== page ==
Pumpkin bread cupcakes


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Gnocchi and friends

My dear friend Stephanie has been letting me crash at her place every so often- I gave up my rental house a month ago to save money… I have a big huge project in the works I need my pennies for! I’ve been staying at a beautiful friend’s farm, where another friend is helping me with my goats and letting me share the tiny, off-grid cabin.

But I work late nights too, so having friends in town is excellent.

Last night, we made gnocchi, and I was shocked by how good it was. Every other time it’s come out too dense, but it was like little potato pillows.

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First, we boiled potatoes until they were soft, shocked them in cold water and slipped off their skins. Then we mixed in about one and a half beaten eggs, and some salt, and just barely enough of Doug’s flour to hold it together. 1203131947

We rolled giant potato noodles. At this point I worried about how well it was holding together- that we’d activated the gluey starch in the potato, but it turned out great, so no worries.

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We cut the giant potato noodle into bite sized chunks, and marked them with a fork. Much debate over proper technique ensued- an actual Italian was present who said the best thing to do is roll them off a fork, leaving a deep impression in the gnocchi. He ultimately decided that while that worked great for ricotta gnocchi, the potato gnocchi might fall apart if we rolled them that hard. So we stuck to squishing with the flat of the times. 1203131953a

Once they were all squished, we dunked them in simmering water a handful at a time. When they’re done, they float to the surface of the pot and can be skimmed out with a big ladle and dunked immediately in cold water to shock them. We then smothered them in an amazing all local herb sauce my friend Leu made, some Pennyroyal Boont’s Corners, and chunks of roasted winter squash. 1203132013a

It was pretty amazing. Its so nice to have friends on cold nights.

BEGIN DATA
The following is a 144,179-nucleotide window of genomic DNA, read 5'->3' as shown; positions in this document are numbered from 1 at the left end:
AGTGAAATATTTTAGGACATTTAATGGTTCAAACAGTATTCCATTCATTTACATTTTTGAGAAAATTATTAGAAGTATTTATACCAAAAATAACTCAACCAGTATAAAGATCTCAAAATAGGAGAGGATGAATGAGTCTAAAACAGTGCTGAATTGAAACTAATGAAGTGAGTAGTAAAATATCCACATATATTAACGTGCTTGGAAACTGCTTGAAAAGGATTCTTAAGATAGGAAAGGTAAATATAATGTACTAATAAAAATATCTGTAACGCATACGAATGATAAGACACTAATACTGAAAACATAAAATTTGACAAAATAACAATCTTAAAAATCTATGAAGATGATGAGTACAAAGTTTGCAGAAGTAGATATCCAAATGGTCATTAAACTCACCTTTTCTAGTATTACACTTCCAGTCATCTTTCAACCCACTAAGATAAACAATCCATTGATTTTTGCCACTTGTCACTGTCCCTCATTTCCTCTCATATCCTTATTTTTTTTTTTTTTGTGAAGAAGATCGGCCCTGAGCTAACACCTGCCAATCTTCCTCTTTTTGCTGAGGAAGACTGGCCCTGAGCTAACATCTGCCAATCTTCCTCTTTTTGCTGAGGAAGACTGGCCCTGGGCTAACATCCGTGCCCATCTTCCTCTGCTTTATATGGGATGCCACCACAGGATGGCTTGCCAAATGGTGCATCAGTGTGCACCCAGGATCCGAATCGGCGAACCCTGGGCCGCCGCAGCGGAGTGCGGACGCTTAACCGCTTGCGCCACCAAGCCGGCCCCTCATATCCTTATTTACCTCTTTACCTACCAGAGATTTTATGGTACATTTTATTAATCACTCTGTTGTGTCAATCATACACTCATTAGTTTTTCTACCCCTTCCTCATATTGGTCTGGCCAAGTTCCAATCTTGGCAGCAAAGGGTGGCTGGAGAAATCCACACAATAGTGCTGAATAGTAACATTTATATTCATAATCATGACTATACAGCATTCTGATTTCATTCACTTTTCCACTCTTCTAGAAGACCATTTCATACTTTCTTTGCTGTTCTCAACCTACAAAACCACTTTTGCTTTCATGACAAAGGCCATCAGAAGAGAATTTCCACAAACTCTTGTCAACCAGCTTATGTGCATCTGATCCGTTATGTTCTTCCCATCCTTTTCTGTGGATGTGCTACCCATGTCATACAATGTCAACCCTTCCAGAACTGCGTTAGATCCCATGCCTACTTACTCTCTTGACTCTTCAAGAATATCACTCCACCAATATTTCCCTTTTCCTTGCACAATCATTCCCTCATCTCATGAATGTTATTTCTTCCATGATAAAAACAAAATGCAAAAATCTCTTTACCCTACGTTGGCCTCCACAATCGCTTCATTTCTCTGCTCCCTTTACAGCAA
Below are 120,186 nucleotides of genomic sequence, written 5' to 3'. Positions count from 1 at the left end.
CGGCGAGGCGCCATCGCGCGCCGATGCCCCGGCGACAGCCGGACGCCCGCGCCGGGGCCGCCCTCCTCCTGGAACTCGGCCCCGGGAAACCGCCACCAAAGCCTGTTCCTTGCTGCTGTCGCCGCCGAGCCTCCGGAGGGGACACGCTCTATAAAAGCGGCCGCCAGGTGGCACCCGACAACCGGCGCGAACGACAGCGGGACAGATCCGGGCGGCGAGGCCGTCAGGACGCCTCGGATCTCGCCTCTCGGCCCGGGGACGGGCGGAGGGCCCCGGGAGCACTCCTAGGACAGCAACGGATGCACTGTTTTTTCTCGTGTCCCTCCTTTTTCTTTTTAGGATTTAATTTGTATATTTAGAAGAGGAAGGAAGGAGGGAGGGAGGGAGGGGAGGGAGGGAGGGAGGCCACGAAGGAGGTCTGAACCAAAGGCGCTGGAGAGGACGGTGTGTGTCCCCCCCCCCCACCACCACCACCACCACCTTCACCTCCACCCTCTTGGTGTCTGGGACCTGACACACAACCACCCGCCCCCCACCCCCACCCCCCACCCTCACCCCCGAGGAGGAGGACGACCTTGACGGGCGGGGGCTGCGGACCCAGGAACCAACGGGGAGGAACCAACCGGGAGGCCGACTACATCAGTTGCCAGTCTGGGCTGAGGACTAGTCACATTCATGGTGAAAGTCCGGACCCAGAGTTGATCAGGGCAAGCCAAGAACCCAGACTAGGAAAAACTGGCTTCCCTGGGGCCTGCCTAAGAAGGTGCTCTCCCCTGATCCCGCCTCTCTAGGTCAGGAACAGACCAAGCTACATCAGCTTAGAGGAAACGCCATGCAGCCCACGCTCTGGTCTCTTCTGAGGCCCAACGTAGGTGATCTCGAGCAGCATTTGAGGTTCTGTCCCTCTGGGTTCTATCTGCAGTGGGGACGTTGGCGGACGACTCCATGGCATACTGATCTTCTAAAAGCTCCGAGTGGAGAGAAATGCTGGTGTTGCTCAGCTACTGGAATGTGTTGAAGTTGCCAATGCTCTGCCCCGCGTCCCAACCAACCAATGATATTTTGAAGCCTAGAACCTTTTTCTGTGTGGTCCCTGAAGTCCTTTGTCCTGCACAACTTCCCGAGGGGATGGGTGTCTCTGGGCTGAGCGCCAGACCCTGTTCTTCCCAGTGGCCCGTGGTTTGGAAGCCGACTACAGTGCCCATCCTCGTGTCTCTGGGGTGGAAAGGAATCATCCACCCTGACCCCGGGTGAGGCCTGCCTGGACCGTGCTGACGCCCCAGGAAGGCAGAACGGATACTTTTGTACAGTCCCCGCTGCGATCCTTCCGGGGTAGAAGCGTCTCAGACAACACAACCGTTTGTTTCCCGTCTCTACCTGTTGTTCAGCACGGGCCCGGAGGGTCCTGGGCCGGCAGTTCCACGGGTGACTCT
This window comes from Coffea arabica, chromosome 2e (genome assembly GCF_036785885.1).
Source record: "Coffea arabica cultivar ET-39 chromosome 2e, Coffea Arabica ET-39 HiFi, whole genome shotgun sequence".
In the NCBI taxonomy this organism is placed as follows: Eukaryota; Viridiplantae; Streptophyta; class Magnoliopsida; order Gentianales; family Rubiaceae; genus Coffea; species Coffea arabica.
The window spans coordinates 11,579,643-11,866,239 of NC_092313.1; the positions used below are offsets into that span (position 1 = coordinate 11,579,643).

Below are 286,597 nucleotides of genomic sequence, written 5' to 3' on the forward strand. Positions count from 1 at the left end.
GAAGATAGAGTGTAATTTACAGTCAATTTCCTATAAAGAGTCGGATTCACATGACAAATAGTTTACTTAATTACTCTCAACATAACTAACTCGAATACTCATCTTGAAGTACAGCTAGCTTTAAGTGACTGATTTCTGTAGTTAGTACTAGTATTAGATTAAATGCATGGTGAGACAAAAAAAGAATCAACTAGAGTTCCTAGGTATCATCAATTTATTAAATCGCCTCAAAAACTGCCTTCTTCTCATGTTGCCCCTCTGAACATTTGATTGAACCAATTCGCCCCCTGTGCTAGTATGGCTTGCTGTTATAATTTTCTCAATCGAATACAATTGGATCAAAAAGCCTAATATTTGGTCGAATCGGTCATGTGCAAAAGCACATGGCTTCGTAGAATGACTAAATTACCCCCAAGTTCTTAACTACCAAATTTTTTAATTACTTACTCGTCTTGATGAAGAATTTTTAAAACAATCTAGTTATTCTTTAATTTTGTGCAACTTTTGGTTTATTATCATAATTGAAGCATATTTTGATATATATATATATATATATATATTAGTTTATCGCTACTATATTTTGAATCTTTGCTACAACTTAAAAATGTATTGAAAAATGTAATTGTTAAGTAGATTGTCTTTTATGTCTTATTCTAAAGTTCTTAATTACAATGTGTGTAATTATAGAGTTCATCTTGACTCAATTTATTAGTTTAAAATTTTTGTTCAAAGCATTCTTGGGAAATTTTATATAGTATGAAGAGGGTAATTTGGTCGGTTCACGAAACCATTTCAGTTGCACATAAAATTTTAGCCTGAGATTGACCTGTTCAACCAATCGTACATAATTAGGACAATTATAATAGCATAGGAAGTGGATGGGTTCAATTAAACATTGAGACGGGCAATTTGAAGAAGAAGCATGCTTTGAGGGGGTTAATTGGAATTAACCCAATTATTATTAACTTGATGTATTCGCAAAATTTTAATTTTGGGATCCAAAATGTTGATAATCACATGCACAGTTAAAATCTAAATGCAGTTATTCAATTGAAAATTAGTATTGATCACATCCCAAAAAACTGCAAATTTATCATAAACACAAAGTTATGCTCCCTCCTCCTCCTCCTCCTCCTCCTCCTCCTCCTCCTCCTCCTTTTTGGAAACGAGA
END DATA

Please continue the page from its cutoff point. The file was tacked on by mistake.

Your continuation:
Loves,

-Gowan


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Tell Harvest Market that you love local food!

Earlier this month, I was part of a groundbreaking meeting with the folks I love local foodat Harvest Market regarding the opening of a new local produce section at their Fort Bragg store. This is a really ambitious effort to work with many small local farms and get locally grown produce on the shelves. This will make local food a lot more accessible throughout the year, every day of the week.

Their goal is to launch soon, and I want them to know how much we – and you – love this plan. So, I created this little postcard for you to Print > Sign > Deliver. Change can be hard, and a little love always helps. Especially when it comes from customers who can’t wait to buy up all these local eats! So, click on the image, print it, write them a note in the empty space and sign your name, and drop it off in the comment box in the Fort Bragg or Mendocino stores.

I will also have a stack of postcards at my table at the Mendocino Farmers’ Market tomorrow from 12 – 2 pm, so stop by and pick one up.

Harvest Market Postcard


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How to shop at the Farmers’ Market (and why Ukiah rocks)

Today was one of those days where my butt molds into the shape of the computer chair and I wouldn’t know the temperature outside if my dog didn’t need to relieve herself. The sun broke the misty grayness that has blanketed the coast lately, and it was delightful to feel its warmth for a brief moment while my dog sniffed about. Time at the computer was well-spent, and I launched the website for the Mendocino County Farmers’ Market Association. Just after launching the site, I was asked to post some exciting news:

Ukiah is currently #2 in the entire country in a national “I love my farmers market” campaign! So, if you love the Ukiah Farmers’ Market, please go to www.LoveMyFarmersMarket.org to make a pledge for the Ukiah market each week you will be shopping there through 9/9/13. By the way, if you haven’t visited the Ukiah market in a while, you’re missing out. They are hogging all the sunshine over there, and have an incredible array of produce, meats, fresh crepes, jams and preserves, baked goods, body products, live music and the Ukiah Bicycle Kitchen, an on-site bike repair unit. It is a vibrant and wonderful event, which reminds me a lot of my hometown Saturday market in Chico.